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GAO Finds Data Quality Problems With Greenhouse Gas Emissions Reports
One hundred eighty eight countries, including the United States, have ratified the United Nations Framework Convention on Climate Change. Under the Framework Convention, forty nations, including the United States, agreed to report annually on their greenhouse gas emissions. Greenhouse gases include carbon dioxide. The United States General Accounting Office recently issued a disturbing analysis of these reports. The GAO reviewed the greenhouse gas inventories submitted by four "economically developed nations": Germany, Japan, the United Kingdom and the United States. It also tried to review inventories submitted by three "developing" nations: China, India and Mexico. Based on the GAO's initial review, its subsequent detailed analysis was a waste of time. There is no reason to believe the reported data are accurate, and any comparison of counties' reported emissions is pointless. In fact it is impossible.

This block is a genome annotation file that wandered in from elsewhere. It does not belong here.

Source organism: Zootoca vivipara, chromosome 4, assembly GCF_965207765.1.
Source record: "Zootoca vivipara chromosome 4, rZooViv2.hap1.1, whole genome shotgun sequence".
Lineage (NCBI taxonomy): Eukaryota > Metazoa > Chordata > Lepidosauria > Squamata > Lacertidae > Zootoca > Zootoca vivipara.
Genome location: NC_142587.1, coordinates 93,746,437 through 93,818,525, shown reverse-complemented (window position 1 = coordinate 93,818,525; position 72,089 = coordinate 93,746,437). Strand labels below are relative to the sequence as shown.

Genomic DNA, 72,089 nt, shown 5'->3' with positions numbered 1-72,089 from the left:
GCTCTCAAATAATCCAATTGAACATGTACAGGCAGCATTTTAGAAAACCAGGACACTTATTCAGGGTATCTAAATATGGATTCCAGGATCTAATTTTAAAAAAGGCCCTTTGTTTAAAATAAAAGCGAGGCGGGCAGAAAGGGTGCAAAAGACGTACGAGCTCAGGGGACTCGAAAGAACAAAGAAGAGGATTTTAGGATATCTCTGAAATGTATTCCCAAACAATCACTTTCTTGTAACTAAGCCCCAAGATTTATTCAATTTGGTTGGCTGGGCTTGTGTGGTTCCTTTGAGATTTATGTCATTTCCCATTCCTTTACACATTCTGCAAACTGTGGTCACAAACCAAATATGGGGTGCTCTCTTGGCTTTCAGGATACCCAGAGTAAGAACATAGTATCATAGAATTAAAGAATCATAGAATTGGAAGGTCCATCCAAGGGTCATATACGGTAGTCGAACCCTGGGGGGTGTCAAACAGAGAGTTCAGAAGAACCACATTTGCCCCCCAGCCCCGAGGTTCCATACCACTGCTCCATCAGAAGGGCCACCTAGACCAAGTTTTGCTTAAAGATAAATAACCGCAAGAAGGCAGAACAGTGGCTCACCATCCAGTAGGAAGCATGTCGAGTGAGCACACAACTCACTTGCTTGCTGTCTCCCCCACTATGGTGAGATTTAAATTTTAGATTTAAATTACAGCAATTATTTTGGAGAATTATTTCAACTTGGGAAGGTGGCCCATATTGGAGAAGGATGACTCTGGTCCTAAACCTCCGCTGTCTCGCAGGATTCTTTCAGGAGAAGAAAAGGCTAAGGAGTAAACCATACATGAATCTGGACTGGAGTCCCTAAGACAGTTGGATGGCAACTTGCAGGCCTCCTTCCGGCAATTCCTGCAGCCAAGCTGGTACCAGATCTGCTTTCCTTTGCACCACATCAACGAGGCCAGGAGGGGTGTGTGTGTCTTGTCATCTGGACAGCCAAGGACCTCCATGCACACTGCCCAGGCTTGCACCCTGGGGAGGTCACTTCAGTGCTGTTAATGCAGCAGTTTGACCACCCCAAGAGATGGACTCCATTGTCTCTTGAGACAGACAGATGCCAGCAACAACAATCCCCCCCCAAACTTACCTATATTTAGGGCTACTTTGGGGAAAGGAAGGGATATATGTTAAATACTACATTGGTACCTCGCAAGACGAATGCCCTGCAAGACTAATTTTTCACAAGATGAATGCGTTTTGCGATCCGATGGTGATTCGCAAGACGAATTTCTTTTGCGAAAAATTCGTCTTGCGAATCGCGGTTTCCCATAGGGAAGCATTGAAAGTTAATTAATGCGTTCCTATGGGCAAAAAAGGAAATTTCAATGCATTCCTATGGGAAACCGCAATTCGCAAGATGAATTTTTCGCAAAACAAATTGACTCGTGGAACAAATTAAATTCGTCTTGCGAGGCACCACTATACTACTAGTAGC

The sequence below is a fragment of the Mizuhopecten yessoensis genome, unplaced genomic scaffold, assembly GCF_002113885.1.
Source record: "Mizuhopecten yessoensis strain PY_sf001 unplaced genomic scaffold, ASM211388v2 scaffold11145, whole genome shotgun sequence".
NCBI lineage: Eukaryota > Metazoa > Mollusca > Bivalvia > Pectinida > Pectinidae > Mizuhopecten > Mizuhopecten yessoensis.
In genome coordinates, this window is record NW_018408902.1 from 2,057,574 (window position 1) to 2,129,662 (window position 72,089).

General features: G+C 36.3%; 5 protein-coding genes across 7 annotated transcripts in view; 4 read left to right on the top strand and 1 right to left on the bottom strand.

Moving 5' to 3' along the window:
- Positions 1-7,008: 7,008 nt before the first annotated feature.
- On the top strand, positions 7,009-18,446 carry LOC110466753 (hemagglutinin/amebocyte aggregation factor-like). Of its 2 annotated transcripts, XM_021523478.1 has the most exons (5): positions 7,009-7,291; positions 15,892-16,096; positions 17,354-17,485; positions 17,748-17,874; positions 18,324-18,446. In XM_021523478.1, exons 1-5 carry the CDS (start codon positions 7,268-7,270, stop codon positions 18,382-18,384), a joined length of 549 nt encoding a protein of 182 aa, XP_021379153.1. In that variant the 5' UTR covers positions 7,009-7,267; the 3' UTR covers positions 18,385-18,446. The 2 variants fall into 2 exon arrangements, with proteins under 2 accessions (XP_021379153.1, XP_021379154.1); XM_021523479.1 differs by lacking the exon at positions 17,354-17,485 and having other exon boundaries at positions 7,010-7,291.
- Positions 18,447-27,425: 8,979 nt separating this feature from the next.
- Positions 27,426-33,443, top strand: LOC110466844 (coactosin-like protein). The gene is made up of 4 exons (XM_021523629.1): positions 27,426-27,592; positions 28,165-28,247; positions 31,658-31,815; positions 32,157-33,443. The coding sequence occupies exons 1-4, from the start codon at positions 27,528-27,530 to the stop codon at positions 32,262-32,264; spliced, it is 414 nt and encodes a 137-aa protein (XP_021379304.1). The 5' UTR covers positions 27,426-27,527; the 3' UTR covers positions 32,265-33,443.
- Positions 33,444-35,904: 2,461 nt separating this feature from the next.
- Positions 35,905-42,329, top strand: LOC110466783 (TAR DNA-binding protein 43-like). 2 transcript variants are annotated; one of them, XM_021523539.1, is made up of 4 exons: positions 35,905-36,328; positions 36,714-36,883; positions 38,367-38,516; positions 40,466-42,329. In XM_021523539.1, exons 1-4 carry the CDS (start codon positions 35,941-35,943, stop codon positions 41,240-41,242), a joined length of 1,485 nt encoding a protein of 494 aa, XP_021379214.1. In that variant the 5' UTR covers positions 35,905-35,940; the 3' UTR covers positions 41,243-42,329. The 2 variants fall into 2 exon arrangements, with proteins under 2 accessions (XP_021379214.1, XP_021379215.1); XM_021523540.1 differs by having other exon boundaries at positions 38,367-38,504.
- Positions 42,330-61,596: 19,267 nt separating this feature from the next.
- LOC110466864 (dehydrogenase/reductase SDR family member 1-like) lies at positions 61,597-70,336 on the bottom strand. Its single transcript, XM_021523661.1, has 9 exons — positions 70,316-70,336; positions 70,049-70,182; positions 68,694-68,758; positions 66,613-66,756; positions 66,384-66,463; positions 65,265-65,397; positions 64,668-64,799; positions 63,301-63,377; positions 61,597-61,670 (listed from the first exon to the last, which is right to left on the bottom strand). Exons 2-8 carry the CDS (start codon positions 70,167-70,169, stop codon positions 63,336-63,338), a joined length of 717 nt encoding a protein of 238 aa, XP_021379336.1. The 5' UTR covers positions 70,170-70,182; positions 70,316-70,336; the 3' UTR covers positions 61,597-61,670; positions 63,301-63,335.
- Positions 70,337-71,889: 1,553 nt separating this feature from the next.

While the U.S. and U.K. data "were largely complete," Germany's and Japan's "lacked certain critical elements." At least they submitted something. Neither China nor India have submitted any inventory, and Mexico hasn't submitted one since 2001. Equally troubling is the fact that no one provided any "information on the quality assurance procedures used" in gathering the data and submitting them. This omission alone is enough to render all the data suspect and useless.

Winston has heard a lot about global warming and its supposed cause by greenhouse gases emitted by humans. Winston is only a dog, but even he knows that you can't tell if there is a problem, how much of a problem, and who's causing it without reliable data. Based on the GAO Report, there are no such data at this time.
  • Click for GAO Greenhouse Gas Emissions Report.
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